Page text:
Additionally, the United States has been more active in global economic affairs. With tensions rising in Iran, many did not believe that the U.S. government could successfully impose economic sanctions. Lew stressed the importance of creating peace under the nuclear deal and acting decisively.
“We proved that by sticking to your guns and being determined, putting the pressure in place, but also being willing to engage diplomatically we can get something very significant in terms of our national security done,” Lew said.
He added, “The key to future success is not separating countries in a way that will reduce overall global growth. The real solutions lie in innovation and a skilled workforce, which requires investments in education, research and infrastructure.”
Moving forward, Lew believes technology will continue to play a bigger role in the job market. He admits that it is crucial to teach people what the “economy of the future requires” so that they could learn the skills necessary to be sucessful in the workplace.
Having spent the last four years working on the Trans-Pacific Partnership, Lew was also asked about his thoughts on the current relationship between the United States and the Asia-Pacific region. He responded first by calling the withdrawal from the pact a “mistake,” arguing that the rules that were negotiated required high standard agreements that positioned the United States to “write the rules of the road for the next half century.”
Lew defined the relationship between China and the United States as “bilateral.” He emphasized the considerable amount of progress achieved in trying to push China toward policies that were more free-market oriented as well as the improvement in cooperation between the two nations in the Paris Agreement and the situation in North Korea. Lew also worked with governments in countries where the standards of oversight and regulation were not equal to that of the United States—“helping to put in place systems where banks could now know who they were doing business with.”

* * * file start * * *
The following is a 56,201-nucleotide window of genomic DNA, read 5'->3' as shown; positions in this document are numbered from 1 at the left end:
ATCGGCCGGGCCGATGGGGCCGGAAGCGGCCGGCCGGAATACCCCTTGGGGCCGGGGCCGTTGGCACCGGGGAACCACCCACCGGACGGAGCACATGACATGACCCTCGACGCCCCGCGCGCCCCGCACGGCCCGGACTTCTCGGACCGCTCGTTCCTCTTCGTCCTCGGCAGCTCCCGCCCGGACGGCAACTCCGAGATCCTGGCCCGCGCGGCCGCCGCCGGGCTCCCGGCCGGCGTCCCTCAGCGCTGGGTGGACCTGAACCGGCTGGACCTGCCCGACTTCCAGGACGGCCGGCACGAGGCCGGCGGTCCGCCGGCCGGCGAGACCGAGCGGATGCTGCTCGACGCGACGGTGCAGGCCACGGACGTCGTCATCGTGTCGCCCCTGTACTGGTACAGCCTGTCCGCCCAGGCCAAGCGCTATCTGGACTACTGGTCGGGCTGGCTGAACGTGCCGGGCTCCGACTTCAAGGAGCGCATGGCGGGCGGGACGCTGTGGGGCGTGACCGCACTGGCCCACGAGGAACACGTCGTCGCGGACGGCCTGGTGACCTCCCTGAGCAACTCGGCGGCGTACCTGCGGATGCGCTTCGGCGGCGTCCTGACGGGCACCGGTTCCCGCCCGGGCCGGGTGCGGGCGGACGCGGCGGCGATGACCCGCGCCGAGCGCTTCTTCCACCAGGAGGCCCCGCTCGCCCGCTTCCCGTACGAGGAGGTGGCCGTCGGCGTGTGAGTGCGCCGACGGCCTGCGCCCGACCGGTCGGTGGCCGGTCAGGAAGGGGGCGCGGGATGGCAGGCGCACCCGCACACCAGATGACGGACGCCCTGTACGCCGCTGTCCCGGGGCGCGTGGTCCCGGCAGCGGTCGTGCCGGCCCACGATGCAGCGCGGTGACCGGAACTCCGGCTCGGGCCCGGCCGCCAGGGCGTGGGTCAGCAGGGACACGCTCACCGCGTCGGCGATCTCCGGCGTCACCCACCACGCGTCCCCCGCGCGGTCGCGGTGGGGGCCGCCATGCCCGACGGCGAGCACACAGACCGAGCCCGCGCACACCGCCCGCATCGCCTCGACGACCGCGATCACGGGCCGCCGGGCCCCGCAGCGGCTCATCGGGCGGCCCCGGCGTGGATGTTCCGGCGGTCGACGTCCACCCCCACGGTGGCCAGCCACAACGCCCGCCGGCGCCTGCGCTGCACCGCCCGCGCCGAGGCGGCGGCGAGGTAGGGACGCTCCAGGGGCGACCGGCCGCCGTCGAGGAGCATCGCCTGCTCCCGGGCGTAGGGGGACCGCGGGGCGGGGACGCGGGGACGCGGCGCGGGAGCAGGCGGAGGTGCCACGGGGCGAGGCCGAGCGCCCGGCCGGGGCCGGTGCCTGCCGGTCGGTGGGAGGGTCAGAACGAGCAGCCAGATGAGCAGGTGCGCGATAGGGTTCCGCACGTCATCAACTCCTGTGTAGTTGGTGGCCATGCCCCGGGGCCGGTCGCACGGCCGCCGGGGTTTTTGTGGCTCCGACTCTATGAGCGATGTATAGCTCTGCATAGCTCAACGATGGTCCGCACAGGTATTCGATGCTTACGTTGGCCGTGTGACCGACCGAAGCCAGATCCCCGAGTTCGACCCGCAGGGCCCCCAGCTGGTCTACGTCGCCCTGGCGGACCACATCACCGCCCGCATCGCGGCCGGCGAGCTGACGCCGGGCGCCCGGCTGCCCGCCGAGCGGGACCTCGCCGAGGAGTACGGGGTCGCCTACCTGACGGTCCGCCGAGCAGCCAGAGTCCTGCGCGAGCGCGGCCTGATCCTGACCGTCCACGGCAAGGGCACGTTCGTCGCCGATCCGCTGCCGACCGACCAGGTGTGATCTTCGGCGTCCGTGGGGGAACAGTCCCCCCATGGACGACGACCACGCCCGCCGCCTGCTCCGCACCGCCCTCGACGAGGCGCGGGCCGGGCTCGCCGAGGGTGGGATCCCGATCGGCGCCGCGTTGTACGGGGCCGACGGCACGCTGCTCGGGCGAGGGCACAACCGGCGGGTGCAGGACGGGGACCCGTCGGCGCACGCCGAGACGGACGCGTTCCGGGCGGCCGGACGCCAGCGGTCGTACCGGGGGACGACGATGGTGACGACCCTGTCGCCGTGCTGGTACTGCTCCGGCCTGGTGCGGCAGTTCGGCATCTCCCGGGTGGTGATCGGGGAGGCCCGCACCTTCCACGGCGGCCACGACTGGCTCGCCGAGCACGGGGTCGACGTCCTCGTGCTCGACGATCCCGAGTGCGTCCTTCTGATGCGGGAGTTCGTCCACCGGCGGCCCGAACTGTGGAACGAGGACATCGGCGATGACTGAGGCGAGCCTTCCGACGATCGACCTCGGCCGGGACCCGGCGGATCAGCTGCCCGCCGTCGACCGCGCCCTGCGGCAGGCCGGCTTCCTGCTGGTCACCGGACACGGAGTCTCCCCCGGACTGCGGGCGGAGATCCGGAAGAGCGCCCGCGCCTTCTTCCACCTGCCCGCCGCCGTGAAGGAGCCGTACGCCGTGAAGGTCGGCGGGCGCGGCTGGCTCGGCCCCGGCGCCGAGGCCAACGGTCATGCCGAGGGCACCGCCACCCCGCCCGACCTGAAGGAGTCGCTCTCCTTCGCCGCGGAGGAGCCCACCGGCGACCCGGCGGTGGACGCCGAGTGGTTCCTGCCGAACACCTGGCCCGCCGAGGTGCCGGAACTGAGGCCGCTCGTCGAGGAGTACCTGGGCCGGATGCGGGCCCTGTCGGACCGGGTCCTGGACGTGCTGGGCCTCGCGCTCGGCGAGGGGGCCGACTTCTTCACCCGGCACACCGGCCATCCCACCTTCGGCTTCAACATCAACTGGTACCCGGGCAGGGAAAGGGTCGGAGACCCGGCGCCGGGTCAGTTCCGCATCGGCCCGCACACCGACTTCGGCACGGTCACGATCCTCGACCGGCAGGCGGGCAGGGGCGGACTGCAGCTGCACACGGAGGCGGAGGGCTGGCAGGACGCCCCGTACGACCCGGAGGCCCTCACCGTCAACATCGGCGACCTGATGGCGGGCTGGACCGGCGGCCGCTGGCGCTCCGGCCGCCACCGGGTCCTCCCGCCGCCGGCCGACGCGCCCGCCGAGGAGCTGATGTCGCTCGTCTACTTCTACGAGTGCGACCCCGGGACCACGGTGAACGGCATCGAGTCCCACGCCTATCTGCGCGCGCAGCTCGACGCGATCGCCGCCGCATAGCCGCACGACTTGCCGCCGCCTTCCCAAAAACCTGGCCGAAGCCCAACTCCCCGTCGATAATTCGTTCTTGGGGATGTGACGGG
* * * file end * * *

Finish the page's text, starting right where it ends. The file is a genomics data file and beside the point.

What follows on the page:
On the topic of the national deficit, Lew reiterated his view that Congress should remove the debt ceiling. He pointed out that the United States is just a few weeks away from hitting its limit once again, which will require the government to set a new borrowing cap.
“One of the things that created the United States as a superpower early in its existence was having an economy that was rooted in the full faith of credit,” Lew said.
Lew explained that debt should be evaluated as a percentage of GDP because the economy is growing every year. He adds that the trajectory of debt-to-GDP today, compared to the ratio during the financial crisis, has dropped from nearly 100 percent to the mid-70s. The answer, he suggests, must come from a “combination of things” that start with bigger investments in education and research.
Looking back on his last four years in office, Lew shared that he is “enormously proud to be in an economy that is doing well and that is on a financial footing that is much better than where it was.”